59. 690 P.2d 709 (Cal. 1984). 60. See id. See also Gross, supra note 26, at 315 (establishing the fact that cross-racial identification issues arise in cases, and the courts need to recognize these inconsistencies). 61. See Johnson, supra note 31, at 941. Even in a study offering monetary awards, people still incorrectly identified people of another race. Id. This points to the idea that such faulty identification is not within the conscious control of people. See id. 62. Gross, supra note 26, at 315. "[S]ome jurors may deny the existence of the ownrace effect in the misguided belief that it is merely a racist myth exemplified by the derogatory remark, 'they all look alike to me,' while others may believe in the reality of this effect but be reluctant to discuss it in jury deliberations for fear of being perceived as bigots." Id. 63. See United States v. Brien, 59 F.3d 574 (1st Cir. 1995); Gross, supra note 26, at 315. 64. See Johnson, supra note 31, at 936; see also McFarland v.Smith, 611 F.2d 414,41617 (2d Cir. 1979); United States v. Skillman, 442 F.2d 542 (8th Cir. 1971), cert.denied, 404 U.S. 833 (1971); State v. Reynolds, 639 P.2d 461, 464 (Kan. 1982); People v. Flinnon, 260 N.W.2d 106 (Mich. Ct. App. 1977); People v. Hears, 18 N.E.2d 922, 923 (N.Y. 1963). 65. See Sheri Lynn Johnson, Black Innocence and the White Jury, 83 Micti. L REv. 1611,1613 (pointing out that racial prejudice still occurs in all White juries). The Supreme Court has yet to consider the matter of the effect of race in wrongful convictions. See id. 66. See generally JoN M. VAN DYKE,JuRY SEr.EcnoN PRocEDUREs 28-32, app. G (1977) (showing that non-Whites are underrepresented in juries, thereby making juries mostly White); Hayward R Alker, Jr., et al., Jury Selection as a Biased Social Process, 11 LAW & Soc'y Rv. 9, 33 (1976) (stating that African and Asian Americans are underrepresented in juries); Johnson, supra note 65, at 1616.

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the Supreme Court has been lenient in applying standards of proof regarding racial discrimination in the jury venires.67 For example, the case 6" of Castanedav. Partida demonstrates that standards are more stringent in cases that require proof of purposeful discrimination rather than in challenges of racial prejudice due to a jury.69 The Supreme Court held in the case of Batson v. Kentucky 70 that a prosecutor could exclude a juror solely on account of his race; if the prosecutor sets forth any race-neutral reason, the defense still must prove purposeful racial discrimination. 71 Moreover, in four criminal trials, in which the defendants were Black, ply because of their race.73 Other jurors admitted to having negative and derogatory views of Blacks that influenced their rulings.74 Also, there are significant differences in the rates of convictions of Black and White defendants.75 For instance, seventy-seven percent of Black defendants were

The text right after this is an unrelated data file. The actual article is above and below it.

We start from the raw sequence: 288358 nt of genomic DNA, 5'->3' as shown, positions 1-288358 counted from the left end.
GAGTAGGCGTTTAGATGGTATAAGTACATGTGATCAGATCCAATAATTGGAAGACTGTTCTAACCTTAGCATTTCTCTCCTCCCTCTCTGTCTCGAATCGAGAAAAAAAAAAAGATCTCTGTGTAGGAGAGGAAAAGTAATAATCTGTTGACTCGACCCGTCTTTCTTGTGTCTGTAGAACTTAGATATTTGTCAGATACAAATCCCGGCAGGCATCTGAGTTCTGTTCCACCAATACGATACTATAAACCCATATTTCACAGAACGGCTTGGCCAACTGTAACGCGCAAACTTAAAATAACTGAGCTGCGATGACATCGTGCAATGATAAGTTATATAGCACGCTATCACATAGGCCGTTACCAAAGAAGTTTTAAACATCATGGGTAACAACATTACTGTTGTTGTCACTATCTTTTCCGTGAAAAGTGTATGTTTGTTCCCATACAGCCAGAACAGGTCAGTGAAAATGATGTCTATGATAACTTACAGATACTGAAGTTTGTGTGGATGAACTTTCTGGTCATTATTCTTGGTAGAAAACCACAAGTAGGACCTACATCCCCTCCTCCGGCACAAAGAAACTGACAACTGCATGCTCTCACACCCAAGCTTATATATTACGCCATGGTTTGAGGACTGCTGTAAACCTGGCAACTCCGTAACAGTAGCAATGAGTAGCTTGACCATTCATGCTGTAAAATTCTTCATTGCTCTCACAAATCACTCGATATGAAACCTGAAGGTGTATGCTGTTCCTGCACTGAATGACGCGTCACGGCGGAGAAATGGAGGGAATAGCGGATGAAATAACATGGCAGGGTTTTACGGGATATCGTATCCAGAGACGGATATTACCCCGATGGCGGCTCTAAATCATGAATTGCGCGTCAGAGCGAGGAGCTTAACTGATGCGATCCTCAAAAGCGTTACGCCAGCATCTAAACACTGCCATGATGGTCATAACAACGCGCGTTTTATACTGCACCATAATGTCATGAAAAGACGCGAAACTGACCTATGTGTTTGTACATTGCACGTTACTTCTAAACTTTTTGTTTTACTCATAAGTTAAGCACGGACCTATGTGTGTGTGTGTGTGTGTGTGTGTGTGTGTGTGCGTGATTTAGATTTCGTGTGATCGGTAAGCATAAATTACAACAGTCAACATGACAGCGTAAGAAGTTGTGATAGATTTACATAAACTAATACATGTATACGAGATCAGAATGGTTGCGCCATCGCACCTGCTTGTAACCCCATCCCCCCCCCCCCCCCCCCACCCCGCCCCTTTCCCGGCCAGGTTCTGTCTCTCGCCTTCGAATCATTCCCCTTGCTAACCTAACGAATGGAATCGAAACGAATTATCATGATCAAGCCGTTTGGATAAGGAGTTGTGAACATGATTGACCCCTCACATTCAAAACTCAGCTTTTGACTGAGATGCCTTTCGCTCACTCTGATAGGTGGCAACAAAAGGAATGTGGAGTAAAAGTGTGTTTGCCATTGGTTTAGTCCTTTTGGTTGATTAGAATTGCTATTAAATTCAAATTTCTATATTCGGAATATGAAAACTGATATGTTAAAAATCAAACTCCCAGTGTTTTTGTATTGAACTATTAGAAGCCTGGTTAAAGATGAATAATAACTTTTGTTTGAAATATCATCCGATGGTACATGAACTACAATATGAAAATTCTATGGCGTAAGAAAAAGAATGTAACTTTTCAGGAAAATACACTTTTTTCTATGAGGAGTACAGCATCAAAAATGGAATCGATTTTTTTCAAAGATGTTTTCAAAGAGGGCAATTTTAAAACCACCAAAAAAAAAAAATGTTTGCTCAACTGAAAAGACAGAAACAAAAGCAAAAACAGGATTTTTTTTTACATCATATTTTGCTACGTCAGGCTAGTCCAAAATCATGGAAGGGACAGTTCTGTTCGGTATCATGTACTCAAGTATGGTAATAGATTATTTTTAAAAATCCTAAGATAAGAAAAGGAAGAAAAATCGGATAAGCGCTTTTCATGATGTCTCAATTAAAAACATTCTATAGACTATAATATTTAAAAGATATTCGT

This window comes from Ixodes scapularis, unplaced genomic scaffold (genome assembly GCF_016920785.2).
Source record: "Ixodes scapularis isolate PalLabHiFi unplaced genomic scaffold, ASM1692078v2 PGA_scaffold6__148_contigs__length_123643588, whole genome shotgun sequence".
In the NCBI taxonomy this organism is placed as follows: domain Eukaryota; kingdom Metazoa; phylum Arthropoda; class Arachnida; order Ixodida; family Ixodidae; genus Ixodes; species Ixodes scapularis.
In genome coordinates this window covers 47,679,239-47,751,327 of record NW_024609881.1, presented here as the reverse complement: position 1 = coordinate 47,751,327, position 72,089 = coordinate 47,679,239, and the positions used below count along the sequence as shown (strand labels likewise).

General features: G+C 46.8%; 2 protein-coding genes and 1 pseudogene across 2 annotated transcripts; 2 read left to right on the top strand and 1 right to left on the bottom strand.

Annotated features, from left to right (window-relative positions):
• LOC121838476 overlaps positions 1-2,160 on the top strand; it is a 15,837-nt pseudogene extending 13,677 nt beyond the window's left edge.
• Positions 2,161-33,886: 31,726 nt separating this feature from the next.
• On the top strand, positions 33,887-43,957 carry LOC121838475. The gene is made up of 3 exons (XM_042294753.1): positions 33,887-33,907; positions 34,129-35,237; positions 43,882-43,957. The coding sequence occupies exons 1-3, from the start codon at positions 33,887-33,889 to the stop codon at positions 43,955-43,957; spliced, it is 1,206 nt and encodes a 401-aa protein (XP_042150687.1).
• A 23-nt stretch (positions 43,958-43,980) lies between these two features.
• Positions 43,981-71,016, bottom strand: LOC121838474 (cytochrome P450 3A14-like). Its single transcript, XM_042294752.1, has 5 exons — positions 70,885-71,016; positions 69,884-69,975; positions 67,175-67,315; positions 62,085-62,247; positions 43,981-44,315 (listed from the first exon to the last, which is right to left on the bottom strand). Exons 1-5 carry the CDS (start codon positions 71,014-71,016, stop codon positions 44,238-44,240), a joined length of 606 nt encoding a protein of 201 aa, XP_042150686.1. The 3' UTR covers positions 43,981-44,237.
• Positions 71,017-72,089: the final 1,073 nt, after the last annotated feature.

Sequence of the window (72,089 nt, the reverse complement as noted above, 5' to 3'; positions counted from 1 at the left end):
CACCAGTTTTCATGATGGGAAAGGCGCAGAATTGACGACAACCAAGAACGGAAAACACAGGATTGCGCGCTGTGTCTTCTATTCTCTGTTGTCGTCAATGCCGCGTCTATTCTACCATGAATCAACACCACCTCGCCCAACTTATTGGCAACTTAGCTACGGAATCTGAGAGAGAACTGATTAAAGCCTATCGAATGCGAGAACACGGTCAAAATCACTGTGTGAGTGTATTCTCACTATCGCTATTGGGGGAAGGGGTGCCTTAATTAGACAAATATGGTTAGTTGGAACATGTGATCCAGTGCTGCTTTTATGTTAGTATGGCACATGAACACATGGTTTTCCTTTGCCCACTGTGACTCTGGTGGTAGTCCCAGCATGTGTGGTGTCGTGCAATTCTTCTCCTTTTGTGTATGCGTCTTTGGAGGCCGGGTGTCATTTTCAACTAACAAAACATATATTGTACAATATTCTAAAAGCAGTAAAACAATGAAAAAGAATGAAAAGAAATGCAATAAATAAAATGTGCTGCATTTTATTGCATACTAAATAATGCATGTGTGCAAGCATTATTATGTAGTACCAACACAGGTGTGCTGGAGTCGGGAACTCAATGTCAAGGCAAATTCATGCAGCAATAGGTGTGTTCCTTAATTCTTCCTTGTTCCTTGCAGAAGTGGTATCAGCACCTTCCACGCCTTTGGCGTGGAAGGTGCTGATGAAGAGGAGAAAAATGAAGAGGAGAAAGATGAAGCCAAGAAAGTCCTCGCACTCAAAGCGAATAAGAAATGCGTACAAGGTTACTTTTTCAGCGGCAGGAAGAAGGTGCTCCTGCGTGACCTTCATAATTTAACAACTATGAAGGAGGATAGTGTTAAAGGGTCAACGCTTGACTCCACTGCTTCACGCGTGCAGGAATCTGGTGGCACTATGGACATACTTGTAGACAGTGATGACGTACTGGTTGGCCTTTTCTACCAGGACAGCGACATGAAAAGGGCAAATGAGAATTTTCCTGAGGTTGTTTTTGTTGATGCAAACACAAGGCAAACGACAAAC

it was found that racial prejudice had an influence on the jury in all four cases. 72 In addition, some jurors felt that Blacks should be convicted sim-

67. See Johnson, supra note at 65, at 1614. The Supreme Court has cut back on the use of preemptory challenges and has been unsympathetic to arguments that racial prejudice has infected jury deliberations. See id. In addition, the Supreme Court has been unsympathetic to arguments claiming that racial prejudice impacted a jury's deliberation process, especially as it relates to death penalty cases. See id. at 1615. See, e.g., Coker v. Georgia, 433 U.S. 584 (1977) (illuminating where the Court has been unwilling to take into account racial disparities). 68. 430 U.S. 482 (1977). 69. See id. The case essentially revolves around whether the state of Texas (in the person of Castenda, the sheriff) was able to rebut Partida's claim of discrimination against Mexican Americans during grand jury selection. See generally id. 70. 476 U.S. 79 (1986) (holding that the prosecution must exercise preemptory challenges to remove from the venire members of the defendant's race). 71. See generally id. at 96-98 (explaining the factors which lead to an inference of purposeful discrimination). America, 88 AM. J. Soc. 329 (1982); see also Johnson, supra note 65, at 1619 (explaining the results of twenty-three trials between January 1954 and June 1955 that demonstrated racial prejudice). 73. See Dale W. Broeder, The Negro in Court, 1965 DuKE L.J. 19, 23 (reporting that one juror voiced there was nothing wrong with convicting an individual based on race); see also Johnson, supra note 65, at 1619 (looking at situations when White defendants are acquitted and Black defendants are convicted). 74. See Hagan & Albonetti, supra note 72, at 329; see also Johnson, supra note 65, at 1619 (noting jurors expressed wanting to convict defendants solely because they were Black).